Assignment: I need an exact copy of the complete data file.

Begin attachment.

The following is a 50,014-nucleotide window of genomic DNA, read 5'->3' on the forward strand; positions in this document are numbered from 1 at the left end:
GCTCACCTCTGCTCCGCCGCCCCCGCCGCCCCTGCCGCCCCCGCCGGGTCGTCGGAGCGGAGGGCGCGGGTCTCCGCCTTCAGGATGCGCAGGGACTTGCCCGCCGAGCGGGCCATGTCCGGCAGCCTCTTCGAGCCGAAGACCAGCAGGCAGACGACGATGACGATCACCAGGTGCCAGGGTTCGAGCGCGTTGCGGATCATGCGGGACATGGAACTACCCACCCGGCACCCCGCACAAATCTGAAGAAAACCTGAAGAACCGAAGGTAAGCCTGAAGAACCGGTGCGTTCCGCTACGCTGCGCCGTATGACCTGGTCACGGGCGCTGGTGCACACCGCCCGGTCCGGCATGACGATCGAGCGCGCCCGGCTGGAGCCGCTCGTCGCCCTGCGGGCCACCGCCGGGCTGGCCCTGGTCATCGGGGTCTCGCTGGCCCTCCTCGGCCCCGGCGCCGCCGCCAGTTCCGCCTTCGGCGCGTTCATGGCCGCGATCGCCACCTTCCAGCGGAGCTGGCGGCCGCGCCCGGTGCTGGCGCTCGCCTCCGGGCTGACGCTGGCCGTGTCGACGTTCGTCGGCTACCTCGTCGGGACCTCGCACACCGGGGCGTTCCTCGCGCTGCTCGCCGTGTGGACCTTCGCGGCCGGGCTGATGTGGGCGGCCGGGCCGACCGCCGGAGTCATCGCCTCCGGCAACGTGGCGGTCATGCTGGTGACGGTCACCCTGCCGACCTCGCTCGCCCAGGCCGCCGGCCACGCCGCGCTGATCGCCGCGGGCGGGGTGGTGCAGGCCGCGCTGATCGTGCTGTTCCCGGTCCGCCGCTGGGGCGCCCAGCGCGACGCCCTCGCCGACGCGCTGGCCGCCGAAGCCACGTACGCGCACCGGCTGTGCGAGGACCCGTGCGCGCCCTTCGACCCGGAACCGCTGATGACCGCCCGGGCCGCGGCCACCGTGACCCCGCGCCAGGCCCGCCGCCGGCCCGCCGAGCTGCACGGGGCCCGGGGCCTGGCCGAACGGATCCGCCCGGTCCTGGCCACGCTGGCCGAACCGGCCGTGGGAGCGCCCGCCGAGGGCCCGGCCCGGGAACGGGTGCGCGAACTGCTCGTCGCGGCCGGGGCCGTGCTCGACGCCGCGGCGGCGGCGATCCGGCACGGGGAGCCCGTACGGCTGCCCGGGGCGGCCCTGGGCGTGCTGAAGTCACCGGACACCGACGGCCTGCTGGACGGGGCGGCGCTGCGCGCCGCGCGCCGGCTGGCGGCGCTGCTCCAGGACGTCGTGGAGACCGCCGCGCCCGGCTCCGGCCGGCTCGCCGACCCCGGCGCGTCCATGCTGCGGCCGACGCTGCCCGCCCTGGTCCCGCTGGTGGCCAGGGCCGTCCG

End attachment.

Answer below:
The following is a 50,014-nucleotide window of genomic DNA, read 5'->3' on the forward strand; positions in this document are numbered from 1 at the left end:
GCTCACCTCTGCTCCGCCGCCCCCGCCGCCCCTGCCGCCCCCGCCGGGTCGTCGGAGCGGAGGGCGCGGGTCTCCGCCTTCAGGATGCGCAGGGACTTGCCCGCCGAGCGGGCCATGTCCGGCAGCCTCTTCGAGCCGAAGACCAGCAGGCAGACGACGATGACGATCACCAGGTGCCAGGGTTCGAGCGCGTTGCGGATCATGCGGGACATGGAACTACCCACCCGGCACCCCGCACAAATCTGAAGAAAACCTGAAGAACCGAAGGTAAGCCTGAAGAACCGGTGCGTTCCGCTACGCTGCGCCGTATGACCTGGTCACGGGCGCTGGTGCACACCGCCCGGTCCGGCATGACGATCGAGCGCGCCCGGCTGGAGCCGCTCGTCGCCCTGCGGGCCACCGCCGGGCTGGCCCTGGTCATCGGGGTCTCGCTGGCCCTCCTCGGCCCCGGCGCCGCCGCCAGTTCCGCCTTCGGCGCGTTCATGGCCGCGATCGCCACCTTCCAGCGGAGCTGGCGGCCGCGCCCGGTGCTGGCGCTCGCCTCCGGGCTGACGCTGGCCGTGTCGACGTTCGTCGGCTACCTCGTCGGGACCTCGCACACCGGGGCGTTCCTCGCGCTGCTCGCCGTGTGGACCTTCGCGGCCGGGCTGATGTGGGCGGCCGGGCCGACCGCCGGAGTCATCGCCTCCGGCAACGTGGCGGTCATGCTGGTGACGGTCACCCTGCCGACCTCGCTCGCCCAGGCCGCCGGCCACGCCGCGCTGATCGCCGCGGGCGGGGTGGTGCAGGCCGCGCTGATCGTGCTGTTCCCGGTCCGCCGCTGGGGCGCCCAGCGCGACGCCCTCGCCGACGCGCTGGCCGCCGAAGCCACGTACGCGCACCGGCTGTGCGAGGACCCGTGCGCGCCCTTCGACCCGGAACCGCTGATGACCGCCCGGGCCGCGGCCACCGTGACCCCGCGCCAGGCCCGCCGCCGGCCCGCCGAGCTGCACGGGGCCCGGGGCCTGGCCGAACGGATCCGCCCGGTCCTGGCCACGCTGGCCGAACCGGCCGTGGGAGCGCCCGCCGAGGGCCCGGCCCGGGAACGGGTGCGCGAACTGCTCGTCGCGGCCGGGGCCGTGCTCGACGCCGCGGCGGCGGCGATCCGGCACGGGGAGCCCGTACGGCTGCCCGGGGCGGCCCTGGGCGTGCTGAAGTCACCGGACACCGACGGCCTGCTGGACGGGGCGGCGCTGCGCGCCGCGCGCCGGCTGGCGGCGCTGCTCCAGGACGTCGTGGAGACCGCCGCGCCCGGCTCCGGCCGGCTCGCCGACCCCGGCGCGTCCATGCTGCGGCCGACGCTGCCCGCCCTGGTCCCGCTGGTGGCCAGGGCCGTCCG